A couple years back a few of us fielded a killer project by the name of RK527 in the 2014 Hot Rod Power Tour. Well, as you might remember from our pre-tour teasers, Jon Kaase was nice enough to make the trip to Charlotte to provide a custom tune. We figured, since he’d be at the RKM Performance Center anyway, we’d go ahead and ask him to take a look at this Ford’s Kaase 520. And while we haven’t put the car on a dyno since that visit, we do know the mill put down 770 dyno-proven horsepower and a whopping 720lb./ft. of pavement-melting torque when originally installed. Pull the pins and you’ll find 520 cubic inches of Boss Nine V8 that’s been tweaked, bathed in a slick coat of black paint and fully dressed in some of the best aftermarket components on the planet. Up top, a custom air cleaner feeds a coated Quick Fuel carburetor through what appears to be a re-usable filter element. Below that carb, a powder-coated Jon Kaase intake is bolted between aluminum Kaase Boss 9 heads that are finished with powder coated “BOSS 520” valve covers and polished aluminum breathers. Below those heads, a Comp hydraulic roller cam creates explosive combustion with the help of an MSD Pro-Billet distributor and MSD 6AL ignition. At the sides of that cam, custom Stainless Works headers send vaporized dinosaurs into a brutal sounding, true-dual exhaust system. And in front of those headers, Billet Specialties Tru Trac components spin an Edelbrock water pump between a chrome alternator, a chrome AC compressor and a Billet Specialties power steering pump. Cooling for the massive powerplant is provided by a Performance Rod & Customs radiator, which is complete with molded water tubes, a custom support topper and two electric puller fans. Fuel is provided by quality braided hoses that are threaded to a chrome Holley regulator and small Earl’s pressure gauge. The vicious sounding engine rides in an OEM-quality bay that wears traditional satin paint under custom-finished shock towers, cool Ringbrothers hinges and a custom hood prop.

1970 Ford Mustang Boss 520 review muscle classic car

The enlightened Ford enthusiast will immediately spot a recessed firewall that significantly aids the car’s tenacious performance.


The bottom of this awesome Mustang is just as impressive. Behind the massaged motor you’ll find a Tremec T56 Magnum 6-speed that’s engaged through a tough Centerforce clutch. Lift the third pedal and that modern transmission sends power to a slick Currie 9-inch, which spins a stout Detroit Locker posi around big, 3.89 gears and beefy, 35-spline axles. Stopping is a cinch thanks to power-assisted Baer discs, which utilize four 6-piston calipers to clamp four 14-inch drilled and slotted rotors. At the front of the car, tubular control arms and Total Control Products spindles frame a thick sway bar, Ridetech coil-overs and Total Control Products power rack-and-pinion steering. At the back of the car, a modified Ridetech 4-bar utilizes custom tubs and a second set of Ridetech coil-overs to provide excellent grip. Between those suspensions, sturdy Total Control Products subframe connectors perfectly complement a heavily modified floorpan that’s been sealed in thick Herculiner undercoating. At the back of those floors, a custom fuel tank feeds braided lines and a spry Holley pump. Spent gases traverse custom, ceramic-coated pipes, which crawl through brutal Flowmaster mufflers. Power meets the pavement through custom Intro wheels, which spin 245/40ZR18 and 335/30ZR18 BF Goodrich G-Force T/As inside slightly stretched wheel openings. And every detail under this slick Mustang, from its Tuff Stuff starter to its deep Moroso oil pan, has been carefully planned and professionally executed.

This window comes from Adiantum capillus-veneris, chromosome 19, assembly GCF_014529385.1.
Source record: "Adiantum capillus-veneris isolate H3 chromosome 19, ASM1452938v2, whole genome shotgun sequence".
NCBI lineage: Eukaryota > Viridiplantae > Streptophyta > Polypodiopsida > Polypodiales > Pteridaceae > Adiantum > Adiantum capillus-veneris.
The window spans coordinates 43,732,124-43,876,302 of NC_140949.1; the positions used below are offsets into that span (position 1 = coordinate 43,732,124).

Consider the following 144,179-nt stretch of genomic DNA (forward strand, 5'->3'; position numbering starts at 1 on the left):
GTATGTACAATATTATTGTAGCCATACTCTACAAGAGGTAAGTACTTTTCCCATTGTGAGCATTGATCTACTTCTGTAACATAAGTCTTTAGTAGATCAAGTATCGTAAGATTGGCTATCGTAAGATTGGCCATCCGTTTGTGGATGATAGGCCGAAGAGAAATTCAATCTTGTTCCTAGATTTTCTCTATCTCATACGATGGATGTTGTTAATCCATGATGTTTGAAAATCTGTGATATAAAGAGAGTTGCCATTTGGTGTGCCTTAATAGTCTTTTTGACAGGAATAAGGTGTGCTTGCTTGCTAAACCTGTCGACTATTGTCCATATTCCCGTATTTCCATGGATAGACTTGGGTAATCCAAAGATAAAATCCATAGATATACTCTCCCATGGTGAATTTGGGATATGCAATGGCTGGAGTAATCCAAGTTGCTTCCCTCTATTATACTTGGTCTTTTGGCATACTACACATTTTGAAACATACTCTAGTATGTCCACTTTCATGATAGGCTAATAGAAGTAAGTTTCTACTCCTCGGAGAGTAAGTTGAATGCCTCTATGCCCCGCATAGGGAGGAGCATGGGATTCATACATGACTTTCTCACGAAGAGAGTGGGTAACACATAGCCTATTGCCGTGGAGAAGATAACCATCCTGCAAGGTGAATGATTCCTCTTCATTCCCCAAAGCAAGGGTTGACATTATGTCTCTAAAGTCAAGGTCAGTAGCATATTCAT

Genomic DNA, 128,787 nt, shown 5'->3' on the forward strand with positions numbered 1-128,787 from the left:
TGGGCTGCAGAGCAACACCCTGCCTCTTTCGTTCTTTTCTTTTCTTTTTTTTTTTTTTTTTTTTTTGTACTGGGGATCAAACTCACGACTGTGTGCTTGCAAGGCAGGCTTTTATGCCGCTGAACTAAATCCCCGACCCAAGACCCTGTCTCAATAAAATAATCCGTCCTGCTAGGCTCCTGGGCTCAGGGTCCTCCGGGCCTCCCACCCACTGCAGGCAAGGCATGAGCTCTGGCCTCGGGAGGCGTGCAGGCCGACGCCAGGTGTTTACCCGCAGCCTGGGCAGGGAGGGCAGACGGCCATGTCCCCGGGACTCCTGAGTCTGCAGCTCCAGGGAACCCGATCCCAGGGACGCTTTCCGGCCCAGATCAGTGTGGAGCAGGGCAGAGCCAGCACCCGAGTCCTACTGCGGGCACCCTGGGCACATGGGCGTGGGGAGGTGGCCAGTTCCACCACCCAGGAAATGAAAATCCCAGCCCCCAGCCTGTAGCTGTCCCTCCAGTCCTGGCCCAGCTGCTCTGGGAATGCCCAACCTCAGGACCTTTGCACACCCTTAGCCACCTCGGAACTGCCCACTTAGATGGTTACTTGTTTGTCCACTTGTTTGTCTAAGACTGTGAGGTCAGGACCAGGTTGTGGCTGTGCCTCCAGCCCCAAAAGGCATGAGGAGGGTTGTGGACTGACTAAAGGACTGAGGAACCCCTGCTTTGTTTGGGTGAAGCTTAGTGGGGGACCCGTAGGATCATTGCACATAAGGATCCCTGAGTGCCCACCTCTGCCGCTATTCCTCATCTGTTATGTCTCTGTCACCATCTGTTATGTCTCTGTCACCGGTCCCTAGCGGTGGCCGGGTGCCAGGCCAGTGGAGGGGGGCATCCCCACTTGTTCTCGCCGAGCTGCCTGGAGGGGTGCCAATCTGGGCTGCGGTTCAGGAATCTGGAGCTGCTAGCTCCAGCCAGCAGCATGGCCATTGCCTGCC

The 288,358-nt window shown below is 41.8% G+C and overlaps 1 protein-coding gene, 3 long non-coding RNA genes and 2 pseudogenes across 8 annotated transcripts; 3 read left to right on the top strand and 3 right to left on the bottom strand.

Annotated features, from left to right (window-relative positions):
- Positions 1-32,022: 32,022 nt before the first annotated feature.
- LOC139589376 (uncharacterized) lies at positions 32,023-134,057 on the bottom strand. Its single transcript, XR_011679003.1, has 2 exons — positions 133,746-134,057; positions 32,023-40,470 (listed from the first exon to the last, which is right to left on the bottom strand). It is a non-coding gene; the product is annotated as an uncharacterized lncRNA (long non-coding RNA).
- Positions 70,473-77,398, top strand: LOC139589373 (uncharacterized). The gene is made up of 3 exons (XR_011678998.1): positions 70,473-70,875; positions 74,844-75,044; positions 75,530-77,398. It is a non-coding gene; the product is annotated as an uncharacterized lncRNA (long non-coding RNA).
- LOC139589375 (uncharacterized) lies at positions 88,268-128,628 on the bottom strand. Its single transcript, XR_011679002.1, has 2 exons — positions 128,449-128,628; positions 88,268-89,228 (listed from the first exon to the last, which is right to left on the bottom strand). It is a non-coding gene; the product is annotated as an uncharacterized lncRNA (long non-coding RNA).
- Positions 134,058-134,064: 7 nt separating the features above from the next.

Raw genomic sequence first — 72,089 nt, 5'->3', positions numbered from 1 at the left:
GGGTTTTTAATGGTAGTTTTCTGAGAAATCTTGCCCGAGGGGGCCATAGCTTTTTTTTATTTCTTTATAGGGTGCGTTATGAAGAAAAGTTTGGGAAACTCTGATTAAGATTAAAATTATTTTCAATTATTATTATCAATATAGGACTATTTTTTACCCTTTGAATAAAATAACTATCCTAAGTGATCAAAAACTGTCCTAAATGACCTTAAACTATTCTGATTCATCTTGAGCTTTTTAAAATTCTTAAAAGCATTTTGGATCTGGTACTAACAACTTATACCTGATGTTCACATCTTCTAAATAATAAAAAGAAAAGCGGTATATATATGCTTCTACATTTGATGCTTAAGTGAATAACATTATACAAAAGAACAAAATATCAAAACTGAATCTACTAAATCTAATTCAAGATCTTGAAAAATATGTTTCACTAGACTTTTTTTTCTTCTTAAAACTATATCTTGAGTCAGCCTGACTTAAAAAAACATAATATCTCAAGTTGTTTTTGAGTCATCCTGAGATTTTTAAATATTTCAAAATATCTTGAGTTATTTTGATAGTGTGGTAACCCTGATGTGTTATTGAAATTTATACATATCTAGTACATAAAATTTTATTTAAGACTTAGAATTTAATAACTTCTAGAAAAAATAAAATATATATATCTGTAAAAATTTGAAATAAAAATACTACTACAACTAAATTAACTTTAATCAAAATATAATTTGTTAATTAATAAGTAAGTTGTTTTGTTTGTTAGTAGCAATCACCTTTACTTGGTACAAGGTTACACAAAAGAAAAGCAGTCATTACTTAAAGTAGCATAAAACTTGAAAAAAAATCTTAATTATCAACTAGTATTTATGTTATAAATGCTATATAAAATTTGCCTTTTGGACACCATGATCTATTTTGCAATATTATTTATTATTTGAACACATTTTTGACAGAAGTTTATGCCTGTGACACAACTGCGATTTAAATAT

Open this pony’s solid-fitting doors and you’ll find a tasteful custom interior that was likely the most labor-intensive part of the car’s entire build. Racing-inspired seats mix striking red stitching with serious Ridetech harnesses. In front of those seats, a custom, red-detailed dash hangs clean telemetry between small tweeters, Vintage Air climate control and custom-framed Clarion infotainment. Beneath that dash, a leather-covered, red-stitched console props an MP3 jack behind a short, red-topped shifter and requisite power window switches. Beneath that console, fade-free carpet bridges the gap between custom-machined foot pedals, RPM sill plates and a tough Ridetech TigerCage. At the sides of that carpet, traditional door panels hang sculpted armrests under polished stainless inserts. In front of the driver, a sporty Sparco steering wheel laps a tilting Flaming River column. And behind the passengers, a custom-fabricated cargo hold anchors two Kicker subwoofers between two Kicker QS quarter speakers and 1,500 watts of Kicker IX amplification.

Absolutely no expense was spared on this killer Mustang pro-tourer. Clean, attractive and ready to roll, it combines professional grade performance hardware with some of the coolest customization in the hobby to create a take-no-prisoners muscle car.